- Whether the registrant engages assessors, consultants, auditors, or other third parties in connection with any such processes.
- Whether the registrant has processes to oversee and identify such risks from cybersecurity threats associated with its use of any third-party service provider.
- Whether any risks from cybersecurity threats, including any previous cybersecurity incidents, have materially affected or are reasonably likely to materially affect the registrant, including its business strategy, operations, or financial condition and if so, how.
- The board of directors’ oversight of risks from cybersecurity threats. (If applicable, identify any board committee or subcommittee responsible for the oversight of risks from cybersecurity threats and describe the processes by which the board or such committee is informed about such risks.)
- Management’s role in assessing and managing the registrant’s material risks from cybersecurity threats. This should address the following non-exclusive list of disclosure items:
- Whether and which management positions or committees are responsible for assessing and managing the risks, and the relevant expertise of persons or members in such detail to fully describe the nature of the expertise;
- The processes by which the persons or committees are informed about and monitor the prevention, detection, mitigation, and remediation of cybersecurity incidents; and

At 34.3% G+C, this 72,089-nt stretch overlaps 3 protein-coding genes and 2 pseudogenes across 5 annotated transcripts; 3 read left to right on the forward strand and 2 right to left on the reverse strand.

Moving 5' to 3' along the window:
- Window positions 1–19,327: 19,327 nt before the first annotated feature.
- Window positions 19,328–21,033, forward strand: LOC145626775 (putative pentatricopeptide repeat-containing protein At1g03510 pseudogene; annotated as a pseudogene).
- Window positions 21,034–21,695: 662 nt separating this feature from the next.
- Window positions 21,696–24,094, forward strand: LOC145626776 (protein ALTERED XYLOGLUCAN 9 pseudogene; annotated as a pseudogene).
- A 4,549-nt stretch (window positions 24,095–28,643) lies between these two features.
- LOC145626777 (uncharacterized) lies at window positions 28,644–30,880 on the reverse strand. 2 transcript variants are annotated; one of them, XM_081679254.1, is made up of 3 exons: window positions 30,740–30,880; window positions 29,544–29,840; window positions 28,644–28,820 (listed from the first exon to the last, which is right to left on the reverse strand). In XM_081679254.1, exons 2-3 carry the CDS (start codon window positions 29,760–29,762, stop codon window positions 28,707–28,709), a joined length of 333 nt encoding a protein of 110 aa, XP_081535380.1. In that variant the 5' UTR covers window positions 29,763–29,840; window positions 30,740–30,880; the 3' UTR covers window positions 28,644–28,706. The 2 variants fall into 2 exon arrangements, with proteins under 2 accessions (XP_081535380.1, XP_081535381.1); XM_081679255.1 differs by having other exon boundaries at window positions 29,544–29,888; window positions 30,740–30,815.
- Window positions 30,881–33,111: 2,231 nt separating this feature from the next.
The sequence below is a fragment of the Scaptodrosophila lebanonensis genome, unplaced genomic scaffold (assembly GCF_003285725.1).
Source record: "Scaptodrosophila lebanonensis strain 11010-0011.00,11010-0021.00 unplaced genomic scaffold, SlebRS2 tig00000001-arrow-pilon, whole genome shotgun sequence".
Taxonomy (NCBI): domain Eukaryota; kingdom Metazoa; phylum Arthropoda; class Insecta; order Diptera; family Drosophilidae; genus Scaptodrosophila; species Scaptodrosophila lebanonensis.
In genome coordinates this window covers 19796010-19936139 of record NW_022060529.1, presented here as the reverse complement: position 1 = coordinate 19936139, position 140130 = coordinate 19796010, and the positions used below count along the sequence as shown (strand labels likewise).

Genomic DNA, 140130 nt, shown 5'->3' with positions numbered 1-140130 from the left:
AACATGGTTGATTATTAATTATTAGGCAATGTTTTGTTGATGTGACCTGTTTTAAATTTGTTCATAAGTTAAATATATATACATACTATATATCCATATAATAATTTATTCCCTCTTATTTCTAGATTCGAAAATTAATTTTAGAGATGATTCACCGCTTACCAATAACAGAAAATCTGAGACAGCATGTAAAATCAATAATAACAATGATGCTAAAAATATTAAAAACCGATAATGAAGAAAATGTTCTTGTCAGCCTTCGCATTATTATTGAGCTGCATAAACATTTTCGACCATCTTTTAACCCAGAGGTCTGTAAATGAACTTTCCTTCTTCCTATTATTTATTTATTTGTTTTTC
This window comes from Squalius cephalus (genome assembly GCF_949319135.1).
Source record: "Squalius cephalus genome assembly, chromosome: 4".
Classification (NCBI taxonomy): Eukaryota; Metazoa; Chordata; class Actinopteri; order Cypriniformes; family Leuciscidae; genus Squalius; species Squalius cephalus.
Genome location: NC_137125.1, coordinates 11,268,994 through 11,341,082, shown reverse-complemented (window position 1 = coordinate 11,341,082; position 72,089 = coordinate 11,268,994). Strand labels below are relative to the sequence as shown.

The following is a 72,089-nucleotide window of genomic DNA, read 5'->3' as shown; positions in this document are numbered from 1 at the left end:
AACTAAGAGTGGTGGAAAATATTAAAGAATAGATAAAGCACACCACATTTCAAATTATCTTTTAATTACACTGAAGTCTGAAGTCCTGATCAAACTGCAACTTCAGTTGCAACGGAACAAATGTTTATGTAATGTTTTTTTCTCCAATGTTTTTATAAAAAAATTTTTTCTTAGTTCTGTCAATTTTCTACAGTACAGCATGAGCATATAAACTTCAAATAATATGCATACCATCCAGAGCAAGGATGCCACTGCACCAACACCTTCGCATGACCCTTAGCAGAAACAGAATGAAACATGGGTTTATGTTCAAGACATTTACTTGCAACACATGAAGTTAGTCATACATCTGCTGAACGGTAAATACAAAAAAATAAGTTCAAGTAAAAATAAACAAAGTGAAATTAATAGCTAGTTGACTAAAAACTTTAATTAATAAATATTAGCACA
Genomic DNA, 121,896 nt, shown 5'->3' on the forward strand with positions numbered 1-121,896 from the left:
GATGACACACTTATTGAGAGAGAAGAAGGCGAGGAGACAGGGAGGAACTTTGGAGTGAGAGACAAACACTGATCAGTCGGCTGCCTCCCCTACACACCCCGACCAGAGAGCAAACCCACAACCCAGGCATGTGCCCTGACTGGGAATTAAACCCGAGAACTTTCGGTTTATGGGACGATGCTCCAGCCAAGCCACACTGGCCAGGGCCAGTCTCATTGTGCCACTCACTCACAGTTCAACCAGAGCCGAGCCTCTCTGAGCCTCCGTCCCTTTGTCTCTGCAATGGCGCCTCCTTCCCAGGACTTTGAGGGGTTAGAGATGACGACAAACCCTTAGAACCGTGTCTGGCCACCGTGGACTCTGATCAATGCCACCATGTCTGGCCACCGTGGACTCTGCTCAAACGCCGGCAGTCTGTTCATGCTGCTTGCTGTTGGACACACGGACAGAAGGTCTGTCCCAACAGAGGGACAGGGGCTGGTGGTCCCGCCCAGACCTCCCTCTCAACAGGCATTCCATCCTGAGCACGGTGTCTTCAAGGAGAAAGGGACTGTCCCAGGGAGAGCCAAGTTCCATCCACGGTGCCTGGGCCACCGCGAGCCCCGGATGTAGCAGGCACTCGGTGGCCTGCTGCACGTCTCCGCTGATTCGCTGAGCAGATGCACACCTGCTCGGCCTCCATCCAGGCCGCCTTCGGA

- Whether the persons or committees report information about such risks to the board of directors or a committee or subcommittee of the board of directors.
The Final Rule omits proposed Item 407(j), which would have required disclosure about the cybersecurity expertise, if any, of a registrant’s board members. The SEC decided not to adopt proposed Item 407(j), recognizing that investors can form sound investment decisions based on the information required elsewhere in the Final Rule without the need for specific information regarding board-level expertise.
With respect to compliance with the incident disclosure requirements in Item 1.05 of Form 8-K and in Form 6-K, all registrants other than smaller reporting companies must begin complying 90 days after the date of publication in the Federal Register or December 18, 2023, whichever is later. Smaller reporting companies must begin complying by the later of 270 days after the date of publication in the Federal Register or June 15, 2024.
The Constangy Cyber Team assists public companies of all sizes and industries with implementing necessary updates to their cybersecurity and compliance programs. If you would like additional information on how to prepare for the SEC’s new Rule on cybersecurity risk management and incident disclosure, please contact us at email@example.com.
Sean, a partner in the Portland office, serves as chair of the Constangy Cyber Team. His background includes almost 25 years of experience with data privacy and information security matters. He is a former cyber attorney for the U.S ...
Carolyn is a member of the Constangy Cyber Team and is based in New York. She assists clients with the development and implementation of comprehensive data security and privacy compliance programs in accordance with federal, state ...
The Constangy Cyber Advisor posts regular updates on legislative developments, data privacy, and information security trends. Our blog posts are informed through the Constangy Cyber Team's experience managing thousands of data breaches, providing robust compliance advisory services, and consultation on complex data privacy and security litigation.